Boris given 'first-hand account' of allegations against Pincher before his promotion

5 July 2022, 00:53

Boris Johnson is believed to have been given a "first-hand account" of allegations against MP Chris Pincher
Boris Johnson is believed to have been given a "first-hand account" of allegations against MP Chris Pincher. Picture: Alamy

By Emma Soteriou

Boris Johnson was given a "first-hand account" of allegations against MP Chris Pincher before his promotion to deputy chief whip.

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The PM was told about specific claims against Mr Pincher on at least two occasions, it is understood.

The first conversation, which alleged "inappropriate sexual touching" by Mr Pincher, took place in early February, shortly before his formal appointment on 8 February, a senior Downing Street source told the Independent.

His alleged misconduct was raised again in May when reports emerged of inappropriate behaviour of an unnamed MP, which was later revealed to be the former deputy chief whip.

Asked about Mr Pincher's conduct, the staffer said: "The Prime Minister was made directly aware of a first hand account of inappropriate sexual touching. He was told in early February and also in May."

No10 refused to provide the paper with a comment on both alleged conversations but confirmed on Monday that Mr Johnson knew of concerns about Mr Pincher's conduct when he made him deputy chief whip.

Mr Pincher dramatically quit his role last week after he was accused of drunkenly groping two men at a private Conservative members' club in London.

The Tory whip was only removed from him on Friday afternoon.

He had previously resigned from the whips' office in 2017 over claims he made unwanted advances to a young activist, but was later reinstated after being cleared by an internal Conservative Party investigation.

The Prime Minister's official spokesman said while he knew of claims that were "either resolved or did not progress to a formal complaint", it was not considered appropriate to block the appointment based on "unsubstantiated allegations".

"There was no formal complaint at that time," he said.

Read more: PM was aware of concerns about Pincher's conduct 'over the years', Downing Street says

Read more: 'You cannot judge on rumour': Jacob Rees-Mogg backs PM over Chris Pincher appointment

However, the BBC later reported that Mr Johnson was made aware of a formal complaint about Mr Pincher's "inappropriate behaviour" while the MP was a minister in the Foreign Office from 2019-20.

The broadcaster said then-Foreign Secretary Dominic Raab was also aware of this complaint, which triggered a disciplinary process overseen by the Cabinet Office that confirmed misconduct by Mr Pincher.

A Government spokesperson said: "There are robust procedures in place for any members of staff to raise allegations of misconduct. It is long-standing policy not to comment on any matters involving individual cases."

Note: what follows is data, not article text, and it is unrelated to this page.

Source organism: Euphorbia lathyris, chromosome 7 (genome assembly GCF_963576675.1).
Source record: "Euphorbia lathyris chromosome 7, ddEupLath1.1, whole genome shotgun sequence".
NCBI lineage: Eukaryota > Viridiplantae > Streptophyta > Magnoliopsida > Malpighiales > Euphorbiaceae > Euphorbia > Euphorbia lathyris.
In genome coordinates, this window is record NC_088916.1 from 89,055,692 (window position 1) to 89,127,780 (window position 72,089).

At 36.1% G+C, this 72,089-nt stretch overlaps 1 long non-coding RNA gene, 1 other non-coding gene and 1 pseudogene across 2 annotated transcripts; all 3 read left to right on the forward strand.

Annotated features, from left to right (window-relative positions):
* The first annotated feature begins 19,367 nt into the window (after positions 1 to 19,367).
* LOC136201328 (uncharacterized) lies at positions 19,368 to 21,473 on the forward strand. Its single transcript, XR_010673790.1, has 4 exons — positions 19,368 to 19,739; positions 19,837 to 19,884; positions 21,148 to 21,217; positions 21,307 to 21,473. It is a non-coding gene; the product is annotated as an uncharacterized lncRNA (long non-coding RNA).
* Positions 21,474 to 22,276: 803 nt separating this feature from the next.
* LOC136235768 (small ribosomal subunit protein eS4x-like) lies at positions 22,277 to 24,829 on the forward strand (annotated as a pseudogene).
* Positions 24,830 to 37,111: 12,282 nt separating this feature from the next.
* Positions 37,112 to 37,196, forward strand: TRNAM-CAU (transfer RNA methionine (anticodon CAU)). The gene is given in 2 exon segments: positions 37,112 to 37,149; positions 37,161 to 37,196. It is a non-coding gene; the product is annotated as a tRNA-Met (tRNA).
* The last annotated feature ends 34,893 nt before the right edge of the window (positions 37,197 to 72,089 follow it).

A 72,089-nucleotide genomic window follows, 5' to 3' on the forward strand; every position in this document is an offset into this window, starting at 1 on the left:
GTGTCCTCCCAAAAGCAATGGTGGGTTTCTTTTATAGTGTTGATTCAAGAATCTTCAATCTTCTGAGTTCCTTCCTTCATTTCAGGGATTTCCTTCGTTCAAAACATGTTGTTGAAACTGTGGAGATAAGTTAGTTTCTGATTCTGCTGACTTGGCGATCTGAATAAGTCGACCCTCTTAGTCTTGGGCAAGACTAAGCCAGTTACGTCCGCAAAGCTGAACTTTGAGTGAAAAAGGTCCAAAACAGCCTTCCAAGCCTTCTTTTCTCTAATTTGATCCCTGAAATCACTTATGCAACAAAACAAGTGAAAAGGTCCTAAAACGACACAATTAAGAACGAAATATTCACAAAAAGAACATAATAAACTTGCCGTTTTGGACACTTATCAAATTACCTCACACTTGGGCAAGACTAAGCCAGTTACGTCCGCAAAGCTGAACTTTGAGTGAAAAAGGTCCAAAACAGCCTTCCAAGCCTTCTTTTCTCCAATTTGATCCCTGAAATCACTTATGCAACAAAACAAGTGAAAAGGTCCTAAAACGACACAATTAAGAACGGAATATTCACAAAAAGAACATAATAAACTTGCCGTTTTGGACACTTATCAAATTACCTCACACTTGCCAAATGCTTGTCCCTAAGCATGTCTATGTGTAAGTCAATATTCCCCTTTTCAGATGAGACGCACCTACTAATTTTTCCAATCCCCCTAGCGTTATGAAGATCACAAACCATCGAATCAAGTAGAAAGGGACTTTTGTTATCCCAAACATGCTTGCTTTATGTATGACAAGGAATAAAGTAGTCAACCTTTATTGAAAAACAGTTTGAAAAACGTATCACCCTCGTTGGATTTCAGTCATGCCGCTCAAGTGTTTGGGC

Mr Pincher has been approached for comment.

It comes after Jacob Rees-Mogg backed the Prime Minister over the appointment of Mr Pincher on LBC's Tonight with Andrew Marr.

Mr Rees-Mogg told Andrew that Mr Pincher "was never found guilty of any wrongdoing... nor was he found guilty by an inquiry".

He insisted: "You cannot hold rumours against people."

Pressed on whether the persistent allegations of inappropriate behaviour should have stopped Mr Pincher being appointed deputy chief whip, Mr Rees-Mogg said: "There were rumours. I think prime ministers have to be just. They can't just say I've heard a bit of gossip and I think you've done something I wouldn't approve of."

"But then I may not be the best source of gossip," he said.

Labour leader Sir Keir Starmer said the appointment of Chris Pincher as Tory deputy chief whip was another example of poor judgment by Mr Johnson.

"I have got no sympathy with a Prime Minister who repeatedly makes bad judgment calls," he told Sky News.

"We have been living with a version of this story for month after month after month. Bad judgment by a man who puts himself above everything. I don't have any sympathy for him."

The Prime Minister's spokesman said the alleged behaviour by Mr Pincher fell "well below" the standards expected in Government.

"The Prime Minister will always seek to appoint the most appropriate people to the role. Clearly he must balance someone's skills and experience against things like allegations in some instances and unsubstantiated rumours," the spokesman said.

"Clearly we wouldn't want or expect to see anyone working in Government behave in the manners alleged. Any sexual harassment is well below what we would expect to see."

Mr Pincher faces an investigation by Parliament's Independent Complaints and Grievance Scheme after one of the men he allegedly groped last week at the Carlton Club submitted a formal complaint.

In a statement at the weekend, the Tamworth MP - who now sits as an independent - said he would co-operate fully with the inquiry.

"As I told the Prime Minister, I drank far too much on Wednesday night, embarrassing myself and others, and I am truly sorry for the upset I caused," he said.

"The stresses of the last few days, coming on top of those over the last several months, have made me accept that I will benefit from professional medical support.

"I am in the process of seeking that now, and I hope to be able to return to my constituency duties as soon as possible."